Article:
Under Dr. Ellison’s leadership VUU launched its world-renowned graduate school of Theology in 1942; and in 1953 White Hall was built, originally to provide training to women for work in the missions field and/or religious education. Named for Blanche Sydnor White, executive secretary to the Women’s Missionary Union of the Southern Baptist Convention, it now houses the Athletic Department, and Music classes are held there. Dr. Ellison retired from the presidency in 1955 and was followed by Dr. Samuel Dewitt Proctor (VUU class of 1942), who had already served as Dean of the School of Theology and University Vice-President. The charismatic Proctor had to endure serious medical problems with family members and intimidation from white racists (including the Ku Klux Klan’s burning of a cross on the campus), as civil rights/desegregation unrest grew during the late 1950’s. However, Union prospered during his five years at the helm and added an additional women’s dormitory, Ora Johnson Newman Hall (named after a distinguished alumna & Richmond Public School educator).
On February 20, 1960, Virginia Union students and faculty marched to downtownRichmond department store lunch-counters in support of the Greensboro, North Carolina sit-ins to desegregate all such facilities. On February 22, 1960, Thirty-Four VUU students courageously staged a sit-in at Richmond’s most exclusive dining facility, and were arrested for “trespassing”. The arrests of the “Union 34”, the first mass arrests of the Civil Rights Movement was the crucial event that set of the Campaign for Human Dignity that virtually destroyed racial segregation in Richmond within two years.
Upon Dr. Proctor’s resignation to assume the presidency of North Carolina A & T, the Board of Trustees tapped the University Dean, Dr. Thomas Howard Henderson, a 1929 VUU graduate, to fill the position. In 1964, Storer College of Harper’s Ferry, West Virginia, which had been founded in 1867 by the Free Will Baptists, merged its assets with Virginia Union (the fourth component of the “Union”). Storer College had ceased offering classes in 1955, but numbered among its distinguished former students Nnamdi Azikiwe, celebrated poet, and first President of the Republic of Nigeria. Dr. Henderson’s administration coincided with the years of the civil rights movement and VUU students, faculty and alumni played a proactive role: Wyatt Tee Walker; Walter Fauntroy and Charles Sherrod being only the most conspicuous examples. An incredibly Ambitious building program resulted in the construction of four major structures: John Malcus Ellison Hall, which is currently the major classroom building; the Thomas H. Henderson Center, which now contains the post office, the Office of Admissions, the Office of Student Affairs and Cafeteria; Storer Hall, a men’s dormitory; and MacVicar Hall, a women’s dormitory. These buildings were of course named, respectively, after: VUU’s fourth president; it’s sixth president; Storer College (which in turn had been named after John Storer, a prosperous merchant from Maine who donated part of his fortune to the education of Freedmen); and the first president of VUU.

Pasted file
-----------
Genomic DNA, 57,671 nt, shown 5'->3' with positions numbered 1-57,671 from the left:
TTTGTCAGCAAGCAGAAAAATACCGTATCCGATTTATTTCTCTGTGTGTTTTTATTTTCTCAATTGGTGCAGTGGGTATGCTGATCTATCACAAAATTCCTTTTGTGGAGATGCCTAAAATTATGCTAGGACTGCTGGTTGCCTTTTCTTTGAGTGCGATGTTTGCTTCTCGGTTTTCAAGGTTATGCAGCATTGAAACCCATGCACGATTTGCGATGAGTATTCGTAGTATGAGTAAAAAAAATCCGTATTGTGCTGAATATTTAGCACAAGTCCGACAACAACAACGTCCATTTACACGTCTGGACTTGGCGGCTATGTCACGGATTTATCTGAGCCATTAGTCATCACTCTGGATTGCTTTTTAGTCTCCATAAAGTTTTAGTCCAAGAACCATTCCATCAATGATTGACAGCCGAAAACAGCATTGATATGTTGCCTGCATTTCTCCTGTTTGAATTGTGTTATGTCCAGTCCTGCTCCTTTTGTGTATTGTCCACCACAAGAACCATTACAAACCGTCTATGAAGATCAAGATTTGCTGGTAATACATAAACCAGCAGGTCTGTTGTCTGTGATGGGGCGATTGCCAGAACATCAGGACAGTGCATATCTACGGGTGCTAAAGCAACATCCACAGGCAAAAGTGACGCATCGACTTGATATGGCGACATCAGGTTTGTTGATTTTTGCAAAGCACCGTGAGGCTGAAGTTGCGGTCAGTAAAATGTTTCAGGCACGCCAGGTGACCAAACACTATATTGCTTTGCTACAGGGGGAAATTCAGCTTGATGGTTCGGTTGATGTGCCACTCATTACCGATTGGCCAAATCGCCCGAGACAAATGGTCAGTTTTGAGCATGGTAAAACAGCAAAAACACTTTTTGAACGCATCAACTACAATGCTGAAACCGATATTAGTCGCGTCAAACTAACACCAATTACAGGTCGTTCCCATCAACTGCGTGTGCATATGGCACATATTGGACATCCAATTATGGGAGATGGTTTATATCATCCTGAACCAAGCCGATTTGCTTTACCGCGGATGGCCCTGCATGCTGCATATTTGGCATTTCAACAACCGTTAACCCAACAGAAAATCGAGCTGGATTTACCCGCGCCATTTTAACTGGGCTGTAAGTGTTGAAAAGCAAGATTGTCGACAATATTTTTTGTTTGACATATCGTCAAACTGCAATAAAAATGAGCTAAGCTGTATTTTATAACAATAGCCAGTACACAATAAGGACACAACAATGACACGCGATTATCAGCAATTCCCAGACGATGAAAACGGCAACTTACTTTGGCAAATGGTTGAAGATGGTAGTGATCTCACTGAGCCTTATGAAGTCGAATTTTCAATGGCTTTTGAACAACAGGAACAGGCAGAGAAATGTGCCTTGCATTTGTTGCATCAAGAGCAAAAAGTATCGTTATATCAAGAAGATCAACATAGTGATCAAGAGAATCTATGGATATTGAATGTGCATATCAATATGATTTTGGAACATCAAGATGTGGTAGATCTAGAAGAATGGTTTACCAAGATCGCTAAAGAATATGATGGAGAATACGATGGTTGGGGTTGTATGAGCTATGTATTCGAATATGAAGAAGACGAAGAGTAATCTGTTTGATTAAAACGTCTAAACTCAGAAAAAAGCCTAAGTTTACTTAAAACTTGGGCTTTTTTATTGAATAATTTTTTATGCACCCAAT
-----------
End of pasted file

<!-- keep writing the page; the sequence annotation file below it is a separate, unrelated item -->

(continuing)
VUU in recent years: 1970-Present
Upon Dr. Henderson’s untimely death in January 1970, another Union alumnus (class of 1944), Vice-President Dr. Allix Bledsoe James, was called upon to assume the position. Under Dr. James’ direction, the Sydney Lewis School of Business School of business was established and fully accredited; and Community Learning Week was developed. Dr. James retired in 1979 and Dr. Dorothy Norris Cowling served as Acting President until the Board of Trustees selected Dr. David Thomas Shannon as the eighth VUU President. During Dr. Shannon’s term of office, the building of the British American Tobacco Corporation at the southwest corner of Leigh & Lombardy Streets was signed over to the University. It was named the C.D. King Building in honor of Clarence D. King, a successful New York businessman, and Chair of the Board of Trustees for the Abyssinian Baptist Church in Harlem. C.D. King houses the Business, Human Resources, Institutional Advancement and University Relations Offices.
Dr. Shannon resigned to take up an administrative post at the Interdenominational Theological Center in Atlanta, and Mrs. Carolyn Daughtry directed University affairs as Provost before the Board selected Dr. S. Dallas Simmons as VUU’s ninth president. Dr. Simmons served from 1985-99 and was instrumental in bringing the Police Academy and initiating a Criminal Justice Program on campus. Coburn Hall and Martin E. Gray Hall, which had both been gutted by fire, were restored and the
School of Theology was at last moved into Kingsley Hall. The Admiral Building, which was originally rented by the University to maintain the Teacher Preparation program while Martin E. Gray was being restored was purchased by VUU to house the Athletics Department. However, the most spectacular project involved the construction (1996-7) of a new library facility: the L. Douglas Wilder Library and Learning Center, which honors the Honorable L. Douglas Wilder, a 1951 alumnus and Board member who served as Virginia’s first African-American governor (in fact, as the first African-American governor in the history of the nation).